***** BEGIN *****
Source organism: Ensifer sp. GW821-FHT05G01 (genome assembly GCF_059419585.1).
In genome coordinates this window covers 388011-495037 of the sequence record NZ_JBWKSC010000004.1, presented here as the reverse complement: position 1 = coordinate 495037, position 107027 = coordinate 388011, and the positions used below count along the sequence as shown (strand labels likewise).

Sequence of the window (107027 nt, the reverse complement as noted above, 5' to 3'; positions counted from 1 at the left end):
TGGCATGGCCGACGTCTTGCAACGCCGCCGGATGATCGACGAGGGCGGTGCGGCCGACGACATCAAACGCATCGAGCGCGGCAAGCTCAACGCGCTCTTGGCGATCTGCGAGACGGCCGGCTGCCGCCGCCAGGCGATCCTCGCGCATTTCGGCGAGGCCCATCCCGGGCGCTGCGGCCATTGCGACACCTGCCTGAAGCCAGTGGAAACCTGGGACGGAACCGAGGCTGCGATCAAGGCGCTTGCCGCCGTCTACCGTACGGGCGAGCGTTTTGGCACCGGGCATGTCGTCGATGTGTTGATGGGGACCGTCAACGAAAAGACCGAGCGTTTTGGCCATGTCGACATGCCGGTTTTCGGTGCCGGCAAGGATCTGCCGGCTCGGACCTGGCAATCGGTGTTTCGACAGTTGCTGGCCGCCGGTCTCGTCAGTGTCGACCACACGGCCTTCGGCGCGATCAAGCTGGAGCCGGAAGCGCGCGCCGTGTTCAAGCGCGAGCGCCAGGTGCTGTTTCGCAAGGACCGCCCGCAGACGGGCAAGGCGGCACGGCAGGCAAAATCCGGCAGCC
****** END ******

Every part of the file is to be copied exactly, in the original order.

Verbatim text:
Source organism: Ensifer sp. GW821-FHT05G01 (genome assembly GCF_059419585.1).
In genome coordinates this window covers 388011-495037 of the sequence record NZ_JBWKSC010000004.1, presented here as the reverse complement: position 1 = coordinate 495037, position 107027 = coordinate 388011, and the positions used below count along the sequence as shown (strand labels likewise).

Sequence of the window (107027 nt, the reverse complement as noted above, 5' to 3'; positions counted from 1 at the left end):
TGGCATGGCCGACGTCTTGCAACGCCGCCGGATGATCGACGAGGGCGGTGCGGCCGACGACATCAAACGCATCGAGCGCGGCAAGCTCAACGCGCTCTTGGCGATCTGCGAGACGGCCGGCTGCCGCCGCCAGGCGATCCTCGCGCATTTCGGCGAGGCCCATCCCGGGCGCTGCGGCCATTGCGACACCTGCCTGAAGCCAGTGGAAACCTGGGACGGAACCGAGGCTGCGATCAAGGCGCTTGCCGCCGTCTACCGTACGGGCGAGCGTTTTGGCACCGGGCATGTCGTCGATGTGTTGATGGGGACCGTCAACGAAAAGACCGAGCGTTTTGGCCATGTCGACATGCCGGTTTTCGGTGCCGGCAAGGATCTGCCGGCTCGGACCTGGCAATCGGTGTTTCGACAGTTGCTGGCCGCCGGTCTCGTCAGTGTCGACCACACGGCCTTCGGCGCGATCAAGCTGGAGCCGGAAGCGCGCGCCGTGTTCAAGCGCGAGCGCCAGGTGCTGTTTCGCAAGGACCGCCCGCAGACGGGCAAGGCGGCACGGCAGGCAAAATCCGGCAGCC